Osha

Discussion in 'Lawn Mowing' started by clay144, Nov 24, 2003.

  1. clay144

    clay144 LawnSite Member
    Posts: 9

    Hello All,

    Wondering what the OSHA requirements are regarding the Green Industry? Is there any specific place listing our practice and what needs to be complied with?

    Also, has anybody been approached by the OSHA folks regarding violations, if so how was it dealt with?

    Many thanks,

    Clay
     
  2. racerdave

    racerdave LawnSite Senior Member
    Posts: 260

    osha.gov

    go look around their site its not to bad,


    David
     
  3. Jusmowin

    Jusmowin LawnSite Senior Member
    Posts: 727

    Is OSHA the reason Exmark and Toro Zs have roll bars now?
     
  4. Team Gopher

    Team Gopher LawnSite Platinum Member
    from -
    Posts: 4,041

    Here is a quote from this post that may help.

    "Keep in mind that nothing about OSHA is simple, and some of the rules are plain ridiculous. First of all, you really need to determine if a hazard exists above a certain exposure level. For noise, I believe the "permissible level" is 85 dba over an 8 hour day. If the noise level is only 75 dba, you're not required to do anything.

    And technically, if the dust creates a hazard, you need to be wearing a respirator, not just a dust mask. And before an employee can wear a respirator, they need to be certified as able to wear one by a physician and fit tested for that model.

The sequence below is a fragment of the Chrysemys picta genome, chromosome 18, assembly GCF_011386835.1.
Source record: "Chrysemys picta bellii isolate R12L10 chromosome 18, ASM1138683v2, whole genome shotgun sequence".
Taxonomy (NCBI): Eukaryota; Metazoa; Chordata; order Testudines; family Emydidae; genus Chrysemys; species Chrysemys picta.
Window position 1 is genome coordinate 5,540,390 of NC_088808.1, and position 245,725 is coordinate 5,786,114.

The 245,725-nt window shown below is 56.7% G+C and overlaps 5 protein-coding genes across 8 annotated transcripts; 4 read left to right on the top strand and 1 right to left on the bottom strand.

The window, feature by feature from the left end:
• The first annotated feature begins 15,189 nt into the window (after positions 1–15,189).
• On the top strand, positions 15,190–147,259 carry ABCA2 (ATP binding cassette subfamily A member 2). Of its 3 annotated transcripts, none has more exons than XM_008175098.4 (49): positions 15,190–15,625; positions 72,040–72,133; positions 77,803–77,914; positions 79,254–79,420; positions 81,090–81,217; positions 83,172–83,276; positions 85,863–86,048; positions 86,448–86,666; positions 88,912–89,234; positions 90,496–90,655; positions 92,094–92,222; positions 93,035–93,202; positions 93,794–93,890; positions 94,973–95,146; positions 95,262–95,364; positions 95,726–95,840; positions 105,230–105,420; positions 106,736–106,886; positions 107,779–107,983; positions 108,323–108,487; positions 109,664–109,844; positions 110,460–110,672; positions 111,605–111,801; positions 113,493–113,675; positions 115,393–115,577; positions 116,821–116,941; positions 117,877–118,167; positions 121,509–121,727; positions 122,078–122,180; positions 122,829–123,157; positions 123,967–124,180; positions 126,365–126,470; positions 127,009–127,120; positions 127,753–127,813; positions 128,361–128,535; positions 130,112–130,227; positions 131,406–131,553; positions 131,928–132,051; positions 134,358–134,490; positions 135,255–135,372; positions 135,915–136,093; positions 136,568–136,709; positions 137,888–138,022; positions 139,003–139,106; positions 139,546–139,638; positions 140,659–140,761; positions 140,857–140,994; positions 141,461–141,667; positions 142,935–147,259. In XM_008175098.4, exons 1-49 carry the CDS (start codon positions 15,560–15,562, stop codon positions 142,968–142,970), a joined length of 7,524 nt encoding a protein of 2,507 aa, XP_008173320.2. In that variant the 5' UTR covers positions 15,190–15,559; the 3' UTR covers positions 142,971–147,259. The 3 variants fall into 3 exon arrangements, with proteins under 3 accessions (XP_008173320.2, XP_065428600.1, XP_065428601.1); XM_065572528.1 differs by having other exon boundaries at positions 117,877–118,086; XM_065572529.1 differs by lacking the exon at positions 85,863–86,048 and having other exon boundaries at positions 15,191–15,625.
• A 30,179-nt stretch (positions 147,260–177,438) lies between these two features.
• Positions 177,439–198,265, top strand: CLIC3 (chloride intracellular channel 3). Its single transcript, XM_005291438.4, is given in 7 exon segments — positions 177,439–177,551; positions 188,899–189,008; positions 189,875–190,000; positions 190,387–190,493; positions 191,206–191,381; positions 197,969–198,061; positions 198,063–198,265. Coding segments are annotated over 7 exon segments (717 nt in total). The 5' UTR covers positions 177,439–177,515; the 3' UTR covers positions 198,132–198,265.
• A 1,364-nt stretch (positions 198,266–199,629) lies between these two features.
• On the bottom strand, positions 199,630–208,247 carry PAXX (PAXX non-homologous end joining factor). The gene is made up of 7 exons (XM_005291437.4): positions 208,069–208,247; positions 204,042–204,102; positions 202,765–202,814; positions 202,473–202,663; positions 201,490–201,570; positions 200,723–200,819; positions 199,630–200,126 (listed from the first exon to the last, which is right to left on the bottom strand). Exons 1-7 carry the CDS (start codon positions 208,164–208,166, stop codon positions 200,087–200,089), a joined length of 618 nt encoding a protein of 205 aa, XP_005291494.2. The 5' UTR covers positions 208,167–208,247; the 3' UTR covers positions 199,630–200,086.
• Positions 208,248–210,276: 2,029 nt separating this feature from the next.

In order to fully comply with OSHA, we really all should be wearing steel toe boots, hearing protection, coveralls, safety goggles (not just glasses), respirators, hard hats and gloves. Not gonna happen.

    I would suggest that for anyone who is not intimately familiar with OSHA regulations, obtain some compliance assistance. There are many programs that vary from state to state, but in general, they will tell you what you need to do to be in compliance, but do not have enforcement authority. Slowly, government agencies are realizing that small businesses cannot possibly comply with the myriad of regulations without some help.

    Here's a link to compliance assistance. http://www.governmentguide.com/govs...//www.osha.gov/

    One important side note. You are also responsible for OSHA compliance by an subcontractors you hire. If they get cited for a violation, you likely will be too."
     
  5. racerdave

    racerdave LawnSite Senior Member
    Posts: 260

    I don't quite agree with the last post, specifically the need for a physician for resirator fitting. But i will tell you that osha relies heavily on industry for their regulation.

    For example: 1910.6 CFR 29 (regulation by incorporation) means that certain trade associations such as ASME B30.11 1967 rukes became OSHA rules in Aug. 1972 but they strongly recommend you follow the latest version which is usaully less than 5 years old....

    I've been spending alot of time in the 1910.179 and the ANSI/ASME B30' lately
     
  6. Darryl G

    Darryl G LawnSite Fanatic
    Posts: 8,132